Principles for a Successful Water Startup
How fast a year goes. In the past eight months the 2017 Accelerator companies have secured over $17m in funding, created over 25 jobs, and completed over 900 investor and customer connections. It’s time to open the gates to another set of exceptional companies. As we prepare to open the intake for the 2018 Accelerator, we’ve tried to distill some of the key elements of successful water startups.
Beware the “Field of Dreams” trap
“If I build it, they will come” is a poor maxim in entrepreneurship generally and especially so in the water sector. Innovators must ensure that they’re solving a problem that has been validated in the market. The gravity of that problem is a key determinant of the success of the business, most importantly by shortening the sales cycle. Focusing on a true pain point allows you to build something that someone genuinely needs. Engaging customers, understanding their pain points, and designing to solve that pain is the best way to build a business with genuine commercial potential.
Customer segmentation is essential
Beachhead market selection is critical to any successful business. Entrepreneurs must do the legwork to understand where they should focus their scarce time and energy — two of the crucial limiting factors for startups. The water sector’s fragmented and conservative landscape makes it a challenge to identify markets that will (quickly) pay for and sustain solutions. The successful businesses in Imagine H2O’s portfolio identified these markets early, and that has been a huge advantage. Focus is your friend.
The “Serenity Prayer” rule
Remember that old favorites contain old wisdom. “Grant me the serenity to accept the things I cannot change, courage to change the things I can, and wisdom to know the difference” applies doubly for early stage companies in this industry. Competitive moats are wide, incumbents entrenched, customers slow. Entrepreneurs must treat the world as it is, not as they would like it to be, and know the structural constraints of the market they’re targeting (e.g. regulation, sales process, sales cycle, willingness to pay). Remember Keynes — the market can stay irrational longer than you can stay solvent.
Every water business is an impact business
This is something perpetually underleveraged by water companies. If a company is solving a water problem, it is an impact business. Market the company accordingly, and track your impact. Being a company that is having a positive influence in the world and making the water supply safer, more abundant, and more resilient has a lot of advantages, from talent attraction and retention to fundraising from more patient sources of capital (a big advantage). Don’t leave that value on the table.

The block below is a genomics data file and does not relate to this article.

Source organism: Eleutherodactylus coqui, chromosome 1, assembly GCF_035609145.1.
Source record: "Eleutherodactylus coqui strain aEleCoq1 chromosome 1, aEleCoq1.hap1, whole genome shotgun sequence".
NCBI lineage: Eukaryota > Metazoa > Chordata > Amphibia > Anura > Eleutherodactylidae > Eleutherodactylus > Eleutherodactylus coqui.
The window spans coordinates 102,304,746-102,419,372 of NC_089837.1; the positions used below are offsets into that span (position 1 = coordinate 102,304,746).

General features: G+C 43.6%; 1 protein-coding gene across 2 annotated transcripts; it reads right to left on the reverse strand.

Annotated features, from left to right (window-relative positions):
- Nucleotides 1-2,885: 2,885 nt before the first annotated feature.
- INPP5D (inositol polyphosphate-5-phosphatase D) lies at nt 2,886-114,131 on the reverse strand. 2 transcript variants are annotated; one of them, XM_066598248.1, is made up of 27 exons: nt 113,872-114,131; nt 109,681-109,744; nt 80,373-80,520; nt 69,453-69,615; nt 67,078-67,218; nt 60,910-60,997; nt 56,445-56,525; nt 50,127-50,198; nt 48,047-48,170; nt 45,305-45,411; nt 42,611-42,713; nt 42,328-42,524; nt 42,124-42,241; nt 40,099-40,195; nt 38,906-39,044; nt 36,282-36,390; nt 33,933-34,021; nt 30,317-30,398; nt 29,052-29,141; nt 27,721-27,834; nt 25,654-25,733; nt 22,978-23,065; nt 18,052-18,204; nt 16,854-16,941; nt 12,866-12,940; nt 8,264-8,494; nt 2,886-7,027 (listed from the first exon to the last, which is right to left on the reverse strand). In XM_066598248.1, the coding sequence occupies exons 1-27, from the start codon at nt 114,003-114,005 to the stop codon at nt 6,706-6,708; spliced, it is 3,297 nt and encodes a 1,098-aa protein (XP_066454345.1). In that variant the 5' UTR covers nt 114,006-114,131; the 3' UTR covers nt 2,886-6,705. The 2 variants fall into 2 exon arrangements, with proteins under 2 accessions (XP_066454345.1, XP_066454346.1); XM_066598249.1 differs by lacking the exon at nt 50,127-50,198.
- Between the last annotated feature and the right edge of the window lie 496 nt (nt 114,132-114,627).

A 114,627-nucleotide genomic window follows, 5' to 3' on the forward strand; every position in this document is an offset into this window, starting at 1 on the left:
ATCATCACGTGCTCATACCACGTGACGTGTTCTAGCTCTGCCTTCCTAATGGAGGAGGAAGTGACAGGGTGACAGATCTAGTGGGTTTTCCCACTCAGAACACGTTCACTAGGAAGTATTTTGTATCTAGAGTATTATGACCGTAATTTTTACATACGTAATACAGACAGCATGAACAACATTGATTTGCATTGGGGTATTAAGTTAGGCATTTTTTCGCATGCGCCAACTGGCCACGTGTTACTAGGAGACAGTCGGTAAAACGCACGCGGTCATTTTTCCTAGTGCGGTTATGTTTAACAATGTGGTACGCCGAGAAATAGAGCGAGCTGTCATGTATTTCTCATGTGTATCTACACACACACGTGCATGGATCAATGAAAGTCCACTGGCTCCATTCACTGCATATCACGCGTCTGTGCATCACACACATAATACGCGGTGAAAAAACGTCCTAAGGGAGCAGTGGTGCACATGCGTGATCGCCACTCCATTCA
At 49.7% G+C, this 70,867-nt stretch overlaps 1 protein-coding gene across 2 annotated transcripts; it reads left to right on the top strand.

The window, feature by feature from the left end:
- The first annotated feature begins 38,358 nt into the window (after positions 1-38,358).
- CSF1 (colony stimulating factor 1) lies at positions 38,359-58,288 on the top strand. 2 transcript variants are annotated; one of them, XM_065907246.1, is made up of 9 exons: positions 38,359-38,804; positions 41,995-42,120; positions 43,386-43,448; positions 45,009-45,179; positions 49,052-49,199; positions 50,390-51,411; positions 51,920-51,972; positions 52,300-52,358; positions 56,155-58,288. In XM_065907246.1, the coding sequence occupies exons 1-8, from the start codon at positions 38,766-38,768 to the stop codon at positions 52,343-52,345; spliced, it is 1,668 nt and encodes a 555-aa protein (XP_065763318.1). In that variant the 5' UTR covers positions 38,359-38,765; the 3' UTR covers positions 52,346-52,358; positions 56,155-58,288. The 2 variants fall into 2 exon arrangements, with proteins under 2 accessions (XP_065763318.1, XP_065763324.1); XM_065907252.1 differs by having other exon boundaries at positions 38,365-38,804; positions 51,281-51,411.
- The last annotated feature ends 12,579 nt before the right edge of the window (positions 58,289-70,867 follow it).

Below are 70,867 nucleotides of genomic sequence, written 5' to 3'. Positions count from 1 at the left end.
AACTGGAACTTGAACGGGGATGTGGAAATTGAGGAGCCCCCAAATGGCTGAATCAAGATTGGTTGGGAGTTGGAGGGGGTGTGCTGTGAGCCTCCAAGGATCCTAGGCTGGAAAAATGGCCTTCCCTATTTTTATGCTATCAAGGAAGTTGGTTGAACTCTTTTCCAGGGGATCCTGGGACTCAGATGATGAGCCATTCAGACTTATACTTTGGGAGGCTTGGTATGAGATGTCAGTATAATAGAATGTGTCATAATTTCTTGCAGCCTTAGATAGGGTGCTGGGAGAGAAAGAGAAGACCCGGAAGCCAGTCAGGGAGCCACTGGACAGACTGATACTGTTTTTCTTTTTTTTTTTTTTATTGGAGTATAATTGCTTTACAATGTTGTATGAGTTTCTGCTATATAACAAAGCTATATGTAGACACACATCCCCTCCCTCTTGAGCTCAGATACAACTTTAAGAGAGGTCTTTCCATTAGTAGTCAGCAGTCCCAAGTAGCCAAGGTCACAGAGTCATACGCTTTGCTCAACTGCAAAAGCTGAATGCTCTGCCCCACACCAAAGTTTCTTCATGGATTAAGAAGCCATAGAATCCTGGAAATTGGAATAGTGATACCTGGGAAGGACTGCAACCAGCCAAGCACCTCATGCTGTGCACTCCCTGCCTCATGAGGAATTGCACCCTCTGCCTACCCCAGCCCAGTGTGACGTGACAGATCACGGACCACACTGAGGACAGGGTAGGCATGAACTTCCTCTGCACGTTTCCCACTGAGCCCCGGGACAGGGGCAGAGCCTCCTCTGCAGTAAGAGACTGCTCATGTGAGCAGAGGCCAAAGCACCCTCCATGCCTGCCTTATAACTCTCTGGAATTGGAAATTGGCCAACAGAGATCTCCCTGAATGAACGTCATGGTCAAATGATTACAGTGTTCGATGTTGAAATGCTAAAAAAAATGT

Look after your unit economics from day one
As the VC market cools off a little from the “growth at all costs” approach, the benefits of having solid unit economics from the start is becoming more and more evident. As Buffett said, “when the tide goes out you can tell who has been swimming naked.” Build a resilient business model from the beginning. Understand and quantify the value being provided to the customer, understand the cost to provide that value (including customer acquisition costs) and share the difference between you and the customer through the medium of the price point. Be fair, even generous — and make sure the customer knows it. Build a relationship rather than complete a transaction.
It’s not enough to sell a product — entrepreneurs must sell a whole solution
At IH2O, we think how the company sells is often more important than what the company sells. VHS beat Betamax despite being the inferior technology. It’s not enough to build something better and stand back and wait to be squashed by demand (see “Field of Dreams Rule” above). Match your business model to the delivery of benefit to the customer. Make it easy for them to test and deploy your product. Make sure they can fix it if it breaks, that they have the support to maximize the benefit from their purchase decision. Wow the customer. Do things that don’t scale. If you create 20 users that love you, that’s the best sales force you can hire.
Marketing mustn’t be an afterthought
Water entrepreneurs can be notorious for their lack of attention on marketing. Get back to basics and establish a clear connection between marketing and sales goals. Websites, collateral, and communications matter — no matter how innovative the actual solution or product may be. Define a brand promise and then build an organization to deliver on that promise. This is an excellent example of an area in which water entrepreneurs can differentiate by looking outside the sector. Doing the marketing basics well is an underrated differentiator in the water sector.
Beware of the partnership trap
Entrepreneurs can easily spend too much time building partnerships that have more cosmetic value than commercial bite. If dedicating time to partnerships, ensure that incentives are formally aligned, and that value is shared. If it’s not going to have teeth and measurable outcomes, don’t bother.
Manage towards the Metrics that Matter
Most startups we work with can show strong growth in percentage terms, given that they’re starting off a low base. Don’t get into the habit of telling the best story to yourself — tell the true story to yourself. What’s your sales cycle? How is it changing over time? What’s your Net Promoter Score? What’s your customer lifetime value? Vanity metrics can lead you to optimize for what feels good, rather than fix what doesn’t feel good but is vital for the long-term health of the business.
Look after culture early
Because culture eats strategy for breakfast.